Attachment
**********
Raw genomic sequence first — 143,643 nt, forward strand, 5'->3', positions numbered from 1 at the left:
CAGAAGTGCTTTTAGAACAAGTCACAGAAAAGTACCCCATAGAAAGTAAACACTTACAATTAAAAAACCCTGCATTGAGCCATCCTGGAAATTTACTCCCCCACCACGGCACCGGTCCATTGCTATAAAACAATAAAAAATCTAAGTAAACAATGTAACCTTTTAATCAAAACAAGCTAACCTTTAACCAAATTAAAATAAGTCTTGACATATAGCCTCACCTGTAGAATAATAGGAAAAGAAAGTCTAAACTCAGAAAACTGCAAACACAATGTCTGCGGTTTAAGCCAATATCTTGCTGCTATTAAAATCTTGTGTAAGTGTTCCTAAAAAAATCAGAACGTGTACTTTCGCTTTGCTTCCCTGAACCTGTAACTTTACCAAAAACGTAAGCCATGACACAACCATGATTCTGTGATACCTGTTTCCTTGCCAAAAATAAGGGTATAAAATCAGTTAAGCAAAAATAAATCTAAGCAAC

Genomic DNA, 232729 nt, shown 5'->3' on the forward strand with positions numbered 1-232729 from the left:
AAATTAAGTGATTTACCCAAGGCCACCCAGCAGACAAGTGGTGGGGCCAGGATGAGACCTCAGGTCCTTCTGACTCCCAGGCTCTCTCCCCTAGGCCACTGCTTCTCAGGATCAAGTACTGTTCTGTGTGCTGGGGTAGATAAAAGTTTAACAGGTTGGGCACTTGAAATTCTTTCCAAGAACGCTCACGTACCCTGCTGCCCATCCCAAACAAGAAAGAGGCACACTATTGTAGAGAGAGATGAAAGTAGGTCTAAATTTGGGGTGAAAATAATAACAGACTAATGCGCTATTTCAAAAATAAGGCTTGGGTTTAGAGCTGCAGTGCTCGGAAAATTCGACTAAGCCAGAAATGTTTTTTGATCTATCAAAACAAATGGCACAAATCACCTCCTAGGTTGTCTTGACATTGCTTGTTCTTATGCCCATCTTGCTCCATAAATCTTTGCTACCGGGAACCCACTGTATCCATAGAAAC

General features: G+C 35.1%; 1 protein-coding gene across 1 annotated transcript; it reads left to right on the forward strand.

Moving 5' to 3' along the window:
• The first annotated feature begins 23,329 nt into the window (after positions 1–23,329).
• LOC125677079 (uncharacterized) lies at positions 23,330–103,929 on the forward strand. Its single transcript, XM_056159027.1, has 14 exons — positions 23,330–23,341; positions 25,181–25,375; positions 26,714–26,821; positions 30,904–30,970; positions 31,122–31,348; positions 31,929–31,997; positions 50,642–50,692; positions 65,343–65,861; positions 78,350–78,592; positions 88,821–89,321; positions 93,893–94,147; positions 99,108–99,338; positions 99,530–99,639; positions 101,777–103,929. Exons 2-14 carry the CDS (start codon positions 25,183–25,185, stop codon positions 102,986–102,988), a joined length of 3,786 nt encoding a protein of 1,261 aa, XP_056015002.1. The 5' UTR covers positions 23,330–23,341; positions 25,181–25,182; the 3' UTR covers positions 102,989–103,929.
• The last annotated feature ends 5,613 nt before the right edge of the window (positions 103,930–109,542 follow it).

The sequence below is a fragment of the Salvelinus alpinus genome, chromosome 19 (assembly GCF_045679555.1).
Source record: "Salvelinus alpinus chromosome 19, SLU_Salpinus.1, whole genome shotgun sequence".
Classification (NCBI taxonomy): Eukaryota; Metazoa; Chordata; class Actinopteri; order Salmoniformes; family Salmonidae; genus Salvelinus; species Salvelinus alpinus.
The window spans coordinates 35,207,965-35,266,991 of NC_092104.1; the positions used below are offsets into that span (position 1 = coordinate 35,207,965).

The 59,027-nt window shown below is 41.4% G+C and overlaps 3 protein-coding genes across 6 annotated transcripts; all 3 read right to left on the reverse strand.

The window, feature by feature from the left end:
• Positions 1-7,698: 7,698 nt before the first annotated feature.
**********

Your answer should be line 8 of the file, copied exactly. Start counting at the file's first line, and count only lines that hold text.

• LOC125677079 (uncharacterized) lies at positions 23,330–103,929 on the forward strand. Its single transcript, XM_056159027.1, has 14 exons — positions 23,330–23,341; positions 25,181–25,375; positions 26,714–26,821; positions 30,904–30,970; positions 31,122–31,348; positions 31,929–31,997; positions 50,642–50,692; positions 65,343–65,861; positions 78,350–78,592; positions 88,821–89,321; positions 93,893–94,147; positions 99,108–99,338; positions 99,530–99,639; positions 101,777–103,929. Exons 2-14 carry the CDS (start codon positions 25,183–25,185, stop codon positions 102,986–102,988), a joined length of 3,786 nt encoding a protein of 1,261 aa, XP_056015002.1. The 5' UTR covers positions 23,330–23,341; positions 25,181–25,182; the 3' UTR covers positions 102,989–103,929.